Certificate in Coaching Children (ECB Level 2)
Coaching children is a challenging and enormously rewarding role within the coaching pathway. Players need expertise, support and passion at every level of their development; this course is designed with your players’ needs at its core.
In turn, the experiences, tasks, practices and sharing of ideas which you experience during the course are designed to help equip you with the tools you need to meet your players’ needs. Just as players learn quickly, so do coaches. The challenge for all coaches is to learn as they develop, just as players do.
Who Should Attend?
Coaches who wish to coach children from the age of 6 to 13 years. You may be a new coach, a qualified Coach Support Worker or a Level 2 Young Person and Adult coach who wishes to access ‘child specific’ content.
- 8 x 3 hour modules (usually Thursdays) or 4 x 6 hour modules (usually Sundays)
- Home study e-learning modules
- Six supported practice sessions (usually completed in your own club environment)*
*Usually new coaches undertake their supported session at RCC winter training sessions. Provisional 2020 winter sessions from Late February to early April:
U9 Sun 17.30-18.30 FHS
U11 Girls Sun 17.30-18.30 Weydon
U11 Sun 18.30-20.00 FHS and second venue Weydon
U13 Girls Sun 09.30- 11.00 Weydon
U13 Sun 11.15- 12.45 Weydon
U15 Thurs 18.30-20.00 FHS
U16 girls Fri 19:30-20.30 FHS
Attendance to all 7 modules on the course and venue you are registered for is mandatory to complete the qualification. Only in exceptional circumstances will you be able to switch course/venue.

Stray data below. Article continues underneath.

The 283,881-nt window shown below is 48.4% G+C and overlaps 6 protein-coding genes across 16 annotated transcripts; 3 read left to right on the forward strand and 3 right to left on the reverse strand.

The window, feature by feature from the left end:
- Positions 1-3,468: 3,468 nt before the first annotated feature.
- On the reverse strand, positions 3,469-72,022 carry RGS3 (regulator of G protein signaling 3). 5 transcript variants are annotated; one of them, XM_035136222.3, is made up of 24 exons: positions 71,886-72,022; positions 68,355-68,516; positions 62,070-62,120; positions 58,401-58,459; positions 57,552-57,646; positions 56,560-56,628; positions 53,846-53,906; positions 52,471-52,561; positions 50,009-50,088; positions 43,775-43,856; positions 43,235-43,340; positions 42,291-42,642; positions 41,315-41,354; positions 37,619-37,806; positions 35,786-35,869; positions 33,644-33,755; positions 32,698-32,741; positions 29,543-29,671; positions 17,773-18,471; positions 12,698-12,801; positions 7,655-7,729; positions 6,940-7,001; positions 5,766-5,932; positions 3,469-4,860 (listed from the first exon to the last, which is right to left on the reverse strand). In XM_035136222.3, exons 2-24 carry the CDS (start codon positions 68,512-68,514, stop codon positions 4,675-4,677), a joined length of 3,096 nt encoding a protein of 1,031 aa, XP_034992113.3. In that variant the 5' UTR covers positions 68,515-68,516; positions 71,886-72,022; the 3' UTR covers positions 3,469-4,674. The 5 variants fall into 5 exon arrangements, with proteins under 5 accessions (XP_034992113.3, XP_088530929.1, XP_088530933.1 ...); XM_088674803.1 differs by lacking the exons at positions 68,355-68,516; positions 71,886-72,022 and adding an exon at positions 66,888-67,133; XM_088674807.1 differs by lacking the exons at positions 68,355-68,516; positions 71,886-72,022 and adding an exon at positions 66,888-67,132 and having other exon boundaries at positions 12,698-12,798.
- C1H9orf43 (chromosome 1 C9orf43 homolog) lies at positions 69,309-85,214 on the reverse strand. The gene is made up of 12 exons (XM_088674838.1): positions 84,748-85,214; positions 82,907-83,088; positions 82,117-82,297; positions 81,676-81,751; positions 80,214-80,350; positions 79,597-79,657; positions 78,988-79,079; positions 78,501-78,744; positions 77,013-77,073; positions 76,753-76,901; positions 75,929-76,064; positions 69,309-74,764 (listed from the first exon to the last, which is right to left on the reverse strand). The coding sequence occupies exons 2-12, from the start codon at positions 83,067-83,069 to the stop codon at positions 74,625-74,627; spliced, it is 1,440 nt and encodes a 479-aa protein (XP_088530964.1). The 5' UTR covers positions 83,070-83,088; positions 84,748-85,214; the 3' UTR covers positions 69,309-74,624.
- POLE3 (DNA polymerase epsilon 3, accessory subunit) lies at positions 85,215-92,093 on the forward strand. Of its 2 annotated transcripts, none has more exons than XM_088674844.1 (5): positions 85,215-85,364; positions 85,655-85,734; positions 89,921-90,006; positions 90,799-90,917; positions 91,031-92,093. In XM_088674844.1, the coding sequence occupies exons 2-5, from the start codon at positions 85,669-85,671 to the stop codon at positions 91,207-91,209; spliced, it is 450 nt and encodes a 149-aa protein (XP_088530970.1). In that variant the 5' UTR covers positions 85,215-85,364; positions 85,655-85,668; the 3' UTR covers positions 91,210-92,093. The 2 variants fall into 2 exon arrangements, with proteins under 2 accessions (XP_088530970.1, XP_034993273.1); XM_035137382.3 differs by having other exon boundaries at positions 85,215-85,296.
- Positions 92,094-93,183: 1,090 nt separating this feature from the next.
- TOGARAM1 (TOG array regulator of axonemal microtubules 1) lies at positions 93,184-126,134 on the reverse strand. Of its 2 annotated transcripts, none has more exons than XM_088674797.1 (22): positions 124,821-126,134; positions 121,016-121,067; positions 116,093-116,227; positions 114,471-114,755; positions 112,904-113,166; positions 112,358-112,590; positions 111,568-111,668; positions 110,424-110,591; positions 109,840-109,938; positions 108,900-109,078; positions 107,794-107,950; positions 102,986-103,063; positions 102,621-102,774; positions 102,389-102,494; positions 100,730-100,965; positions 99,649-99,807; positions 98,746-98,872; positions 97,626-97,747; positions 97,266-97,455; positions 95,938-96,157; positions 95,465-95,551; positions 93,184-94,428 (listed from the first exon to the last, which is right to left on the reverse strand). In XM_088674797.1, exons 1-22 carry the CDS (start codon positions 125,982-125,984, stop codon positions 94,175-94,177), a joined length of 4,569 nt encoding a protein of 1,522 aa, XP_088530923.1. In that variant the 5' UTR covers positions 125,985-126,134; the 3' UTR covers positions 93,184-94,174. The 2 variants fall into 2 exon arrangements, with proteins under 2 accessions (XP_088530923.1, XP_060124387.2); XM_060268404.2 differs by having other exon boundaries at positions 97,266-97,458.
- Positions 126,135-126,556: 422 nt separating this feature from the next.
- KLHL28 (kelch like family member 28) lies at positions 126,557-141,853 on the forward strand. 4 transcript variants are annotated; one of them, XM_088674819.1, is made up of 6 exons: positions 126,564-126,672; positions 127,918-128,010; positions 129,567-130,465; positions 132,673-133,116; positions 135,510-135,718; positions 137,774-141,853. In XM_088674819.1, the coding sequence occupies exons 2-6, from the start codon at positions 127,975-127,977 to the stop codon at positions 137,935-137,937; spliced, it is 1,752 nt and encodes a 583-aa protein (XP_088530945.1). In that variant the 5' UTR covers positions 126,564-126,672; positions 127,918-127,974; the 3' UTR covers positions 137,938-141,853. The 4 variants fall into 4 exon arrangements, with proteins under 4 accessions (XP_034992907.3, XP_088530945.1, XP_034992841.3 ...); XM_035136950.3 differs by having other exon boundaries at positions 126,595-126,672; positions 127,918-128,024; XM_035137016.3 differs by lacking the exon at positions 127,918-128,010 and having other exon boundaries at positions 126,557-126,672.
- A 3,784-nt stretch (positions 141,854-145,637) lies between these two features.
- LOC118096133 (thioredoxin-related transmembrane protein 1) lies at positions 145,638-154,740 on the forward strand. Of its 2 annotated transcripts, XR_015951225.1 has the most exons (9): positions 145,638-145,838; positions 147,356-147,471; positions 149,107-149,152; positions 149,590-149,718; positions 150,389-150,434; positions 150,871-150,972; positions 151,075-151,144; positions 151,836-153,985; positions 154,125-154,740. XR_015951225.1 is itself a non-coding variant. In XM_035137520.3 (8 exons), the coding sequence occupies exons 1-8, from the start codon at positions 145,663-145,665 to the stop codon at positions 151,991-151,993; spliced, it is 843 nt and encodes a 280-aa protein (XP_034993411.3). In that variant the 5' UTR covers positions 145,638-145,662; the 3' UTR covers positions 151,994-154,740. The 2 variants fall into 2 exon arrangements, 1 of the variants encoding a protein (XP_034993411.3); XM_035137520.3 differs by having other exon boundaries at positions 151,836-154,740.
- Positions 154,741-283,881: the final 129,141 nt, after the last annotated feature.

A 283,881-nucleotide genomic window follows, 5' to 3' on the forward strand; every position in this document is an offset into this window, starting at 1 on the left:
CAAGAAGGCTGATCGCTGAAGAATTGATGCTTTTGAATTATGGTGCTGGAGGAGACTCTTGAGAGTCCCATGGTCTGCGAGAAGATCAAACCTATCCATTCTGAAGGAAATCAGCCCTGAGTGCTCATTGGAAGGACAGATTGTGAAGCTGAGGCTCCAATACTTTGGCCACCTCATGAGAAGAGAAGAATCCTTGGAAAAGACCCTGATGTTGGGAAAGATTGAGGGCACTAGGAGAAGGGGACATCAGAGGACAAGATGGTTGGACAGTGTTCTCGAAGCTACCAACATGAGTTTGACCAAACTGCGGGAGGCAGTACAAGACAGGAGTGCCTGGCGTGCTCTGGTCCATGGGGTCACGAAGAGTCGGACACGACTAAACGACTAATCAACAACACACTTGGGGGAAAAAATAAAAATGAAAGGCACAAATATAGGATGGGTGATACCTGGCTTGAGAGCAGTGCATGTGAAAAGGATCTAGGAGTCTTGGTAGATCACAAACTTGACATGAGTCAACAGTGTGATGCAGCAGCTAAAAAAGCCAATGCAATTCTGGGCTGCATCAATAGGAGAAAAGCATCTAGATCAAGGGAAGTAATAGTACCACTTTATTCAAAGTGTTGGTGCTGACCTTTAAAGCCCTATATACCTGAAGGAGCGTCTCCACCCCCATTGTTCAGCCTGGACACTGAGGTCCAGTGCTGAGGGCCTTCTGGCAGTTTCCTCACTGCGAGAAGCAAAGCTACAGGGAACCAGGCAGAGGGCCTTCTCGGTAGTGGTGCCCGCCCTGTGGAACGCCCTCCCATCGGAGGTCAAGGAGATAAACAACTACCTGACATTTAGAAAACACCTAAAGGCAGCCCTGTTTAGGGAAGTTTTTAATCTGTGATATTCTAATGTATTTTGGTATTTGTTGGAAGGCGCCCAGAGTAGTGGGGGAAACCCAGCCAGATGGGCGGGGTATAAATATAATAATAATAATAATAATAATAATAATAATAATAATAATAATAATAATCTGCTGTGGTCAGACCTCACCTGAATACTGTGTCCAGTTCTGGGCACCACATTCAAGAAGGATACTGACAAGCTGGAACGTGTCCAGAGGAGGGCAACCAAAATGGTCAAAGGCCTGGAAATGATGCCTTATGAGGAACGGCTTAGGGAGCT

Please be aware that flexibility will no longer be considered for those stating holiday as a reason for non-attendance.
- Emergency First Aid Certificate – We run First Aid courses should you wish to complete a course.
- Safeguarding Young Cricketers – An online module which is an aspect of the course.
- Cricket specific DBS – Please let us know if you need us to send you a form.
- Copy of your passport or right to work/study in the UK.
- Aged 18 years on date of assessment.
Read personal accounts from RCC coaches below:
Firstly the practical elements of the course were really good fun. I learnt lots, mostly about engaging with children, keeping their attention – and making sure we impart the fun of cricket.
The admin part of the course was less fun, but clearly necessary – and I was lucky that I was given support – organisation clearly not my strong point
As to coaching itself – I love it. This is my third season of being an official coach. It is worth admitting I’m very lucky with my admin support here. Becky King works exceptionally hard and is really good at it – dare I say it, I think we make a good team.
With all things you get out what you put in. I’m coaching at an age group where lots of children are making unconscious decisions about whether they will continue with cricket or not – it is as important to nurture the talents of the best players – and we have 9 districts players in the u11 team, as it is to nurture the love of the game for those not so talented, who could very easily be lost to the game.
It is quite simply the best thing I do
Becoming a level 2 coach is well worth it! Getting stuck in with the coaching is far far better than standing on the sideline watching.